The esports industry has seen a meteoric rise in popularity over the last few years. Multitudes of fans now gather to watch competitive online video gaming on the big stage. Feeding on its exponential growth is the esports gambling industry. Betting on your favorite team can be exhilarating, but there are real risks that accompany esports gambling.
The major risks of esports gambling
Avoid making it a habit
What starts as pennies – ends in paychecks. An untreated gambling habit can quickly snowball into addiction. Esports viewers are especially susceptible, as huge portions of the global audience are young. A study at the University of Bristol analyzed the followers of esports betting accounts on Twitter. From the observed, 17% of followers were under 16, with a shocking 69% between 16 and 23. At such an impressionable age, young betters are easily persuaded to spend more.
The global esports betting industry was set to make US$14 billion in revenue in 2020. Over time, COVID-19 lockdowns kept the world indoors. With so much time at home, esports betters spent even more. Before too long, harmless betting hobbies could cost more than initially anticipated. Gambling is designed to draw you back in for one more round. In the end, no game is worth life savings.
Like any money investment, it’s good to know the risks and set limits for yourself. Of course, anyone suffering from a gambling addiction should contact an addiction specialist.
As live streams and gambling sites increase in traffic, cybercriminals seize the opportunity. In 2016, the data of 1.5 million members was leaked when the Esports Entertainment Association League was hacked. At events, thousands of viewers connect to free, public Wi-Fi to make their bets. These connections are typically not very secure and easy targets. It also allows predatory connections to be hosted. Those looking to take advantage set up a public connection, often named “Free Wi-Fi”. The people who connect to this “free” network have their data collected.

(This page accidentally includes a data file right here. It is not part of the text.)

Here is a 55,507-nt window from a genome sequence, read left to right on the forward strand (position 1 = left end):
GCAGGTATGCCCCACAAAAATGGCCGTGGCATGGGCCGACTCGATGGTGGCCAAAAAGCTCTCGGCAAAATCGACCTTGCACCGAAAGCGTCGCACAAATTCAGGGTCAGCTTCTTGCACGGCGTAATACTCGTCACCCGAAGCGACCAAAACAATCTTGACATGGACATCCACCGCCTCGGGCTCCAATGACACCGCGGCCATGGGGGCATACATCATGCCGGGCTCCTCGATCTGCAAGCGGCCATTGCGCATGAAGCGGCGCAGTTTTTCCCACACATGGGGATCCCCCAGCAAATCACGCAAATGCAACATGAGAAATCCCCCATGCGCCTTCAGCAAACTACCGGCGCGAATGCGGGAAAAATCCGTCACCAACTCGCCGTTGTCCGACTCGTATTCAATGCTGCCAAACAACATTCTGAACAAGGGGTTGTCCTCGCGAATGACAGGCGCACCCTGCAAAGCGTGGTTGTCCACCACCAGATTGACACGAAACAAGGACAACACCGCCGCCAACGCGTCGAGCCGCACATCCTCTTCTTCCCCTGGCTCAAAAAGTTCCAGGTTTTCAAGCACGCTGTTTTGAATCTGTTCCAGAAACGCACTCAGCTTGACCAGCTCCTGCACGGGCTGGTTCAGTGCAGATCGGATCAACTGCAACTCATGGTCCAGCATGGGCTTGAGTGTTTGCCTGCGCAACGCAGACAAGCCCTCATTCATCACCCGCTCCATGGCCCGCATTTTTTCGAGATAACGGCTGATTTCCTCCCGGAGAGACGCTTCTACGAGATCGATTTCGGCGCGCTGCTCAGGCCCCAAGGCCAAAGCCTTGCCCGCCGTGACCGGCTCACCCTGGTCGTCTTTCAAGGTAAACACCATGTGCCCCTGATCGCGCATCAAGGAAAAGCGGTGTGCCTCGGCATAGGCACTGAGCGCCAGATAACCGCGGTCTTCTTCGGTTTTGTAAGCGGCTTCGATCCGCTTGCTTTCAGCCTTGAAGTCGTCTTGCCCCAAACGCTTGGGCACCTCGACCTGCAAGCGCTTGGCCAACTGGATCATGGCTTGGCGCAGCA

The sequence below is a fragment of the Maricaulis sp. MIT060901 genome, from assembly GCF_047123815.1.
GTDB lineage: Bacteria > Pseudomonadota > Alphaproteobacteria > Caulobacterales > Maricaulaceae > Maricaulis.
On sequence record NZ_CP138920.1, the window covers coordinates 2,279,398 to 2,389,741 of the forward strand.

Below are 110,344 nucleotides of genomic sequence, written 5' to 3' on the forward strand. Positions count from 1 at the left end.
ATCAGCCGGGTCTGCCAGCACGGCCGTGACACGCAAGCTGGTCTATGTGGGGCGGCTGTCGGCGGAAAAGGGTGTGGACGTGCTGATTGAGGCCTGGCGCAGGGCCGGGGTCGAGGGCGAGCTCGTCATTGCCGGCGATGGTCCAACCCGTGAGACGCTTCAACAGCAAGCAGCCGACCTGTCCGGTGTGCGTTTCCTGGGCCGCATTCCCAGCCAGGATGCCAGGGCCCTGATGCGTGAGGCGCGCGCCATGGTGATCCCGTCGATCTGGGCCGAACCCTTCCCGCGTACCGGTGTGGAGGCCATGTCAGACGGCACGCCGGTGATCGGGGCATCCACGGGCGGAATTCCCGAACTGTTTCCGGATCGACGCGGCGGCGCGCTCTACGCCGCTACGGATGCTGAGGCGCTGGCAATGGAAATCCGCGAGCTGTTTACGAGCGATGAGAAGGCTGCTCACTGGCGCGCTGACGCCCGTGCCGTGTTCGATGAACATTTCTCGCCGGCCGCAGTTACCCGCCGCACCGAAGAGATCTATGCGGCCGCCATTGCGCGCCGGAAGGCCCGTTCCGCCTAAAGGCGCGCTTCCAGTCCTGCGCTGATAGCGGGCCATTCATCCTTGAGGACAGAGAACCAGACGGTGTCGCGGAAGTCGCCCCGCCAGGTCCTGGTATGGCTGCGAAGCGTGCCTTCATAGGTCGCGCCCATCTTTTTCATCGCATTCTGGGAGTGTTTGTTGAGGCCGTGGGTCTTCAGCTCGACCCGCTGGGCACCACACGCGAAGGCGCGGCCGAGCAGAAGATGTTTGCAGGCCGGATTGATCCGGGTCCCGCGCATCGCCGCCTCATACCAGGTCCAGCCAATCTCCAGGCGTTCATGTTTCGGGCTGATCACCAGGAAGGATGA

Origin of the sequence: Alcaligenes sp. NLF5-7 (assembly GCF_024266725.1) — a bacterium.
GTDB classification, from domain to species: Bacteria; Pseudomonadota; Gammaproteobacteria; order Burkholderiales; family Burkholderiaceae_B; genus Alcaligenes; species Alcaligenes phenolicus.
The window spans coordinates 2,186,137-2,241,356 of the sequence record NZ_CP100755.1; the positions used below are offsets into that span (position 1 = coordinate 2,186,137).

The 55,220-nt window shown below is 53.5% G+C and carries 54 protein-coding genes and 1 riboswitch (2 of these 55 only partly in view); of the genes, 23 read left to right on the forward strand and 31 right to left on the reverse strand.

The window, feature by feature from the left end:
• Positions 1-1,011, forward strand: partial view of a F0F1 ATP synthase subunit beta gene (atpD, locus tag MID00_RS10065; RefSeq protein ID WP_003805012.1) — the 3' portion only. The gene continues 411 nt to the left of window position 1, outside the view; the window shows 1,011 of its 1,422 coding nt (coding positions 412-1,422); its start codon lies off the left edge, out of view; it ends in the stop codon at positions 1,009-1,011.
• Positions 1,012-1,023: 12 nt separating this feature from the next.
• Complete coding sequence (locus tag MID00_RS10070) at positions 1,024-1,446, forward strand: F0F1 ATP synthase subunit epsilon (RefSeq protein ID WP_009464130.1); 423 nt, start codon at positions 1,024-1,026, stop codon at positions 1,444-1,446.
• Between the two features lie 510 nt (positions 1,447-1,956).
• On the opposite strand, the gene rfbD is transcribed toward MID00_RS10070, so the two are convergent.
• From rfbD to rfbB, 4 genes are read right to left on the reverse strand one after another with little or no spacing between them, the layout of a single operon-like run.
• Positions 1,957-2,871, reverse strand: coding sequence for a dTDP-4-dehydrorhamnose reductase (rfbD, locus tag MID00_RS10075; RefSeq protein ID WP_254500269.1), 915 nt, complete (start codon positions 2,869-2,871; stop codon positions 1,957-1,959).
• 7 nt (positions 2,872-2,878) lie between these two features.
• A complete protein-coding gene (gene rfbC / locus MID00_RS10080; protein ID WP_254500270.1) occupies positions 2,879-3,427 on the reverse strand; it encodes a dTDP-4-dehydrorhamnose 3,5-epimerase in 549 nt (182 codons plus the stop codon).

Whether watching from a screen at home or cheering your team on in a stadium, your best safeguard is a Virtual Private Network (VPN). A VPN hides your browsing, location, and personal data from cybercriminals on public connections. Want to know how good is Surfshark VPN? Check out its latest review.
Cheating and fraud
Corruption in sports isn’t fresh news. It’s most likely been happening since humans invented the dice. Unfortunately, even though the roots of esports are noble, the industry is no exception to the rule. Match-fixing and widespread corruption in esports has shadowed the industry over the years. Players are paid or pressured to lose on purpose and entire games are rigged. You might be betting against scammers, and not for your team.
Sadly, there aren’t many ways you can get around this problem. A large responsibility rests on the shoulders of industry leaders, like Tencent and Activision. Some solutions may require more data from users but would make it easier to spot red flags.
Esports has fortified its place in our entertainment culture. Betting on results increases team support and incentive to watch. Often ignored is the dark side to betting on virtual sports and the industry. Substantial risks sometimes come with this hobby. If overlooked, they can spell trouble for many in the long run. With some awareness of these risks, any esports experience can be safe, but more importantly, just plain fun.
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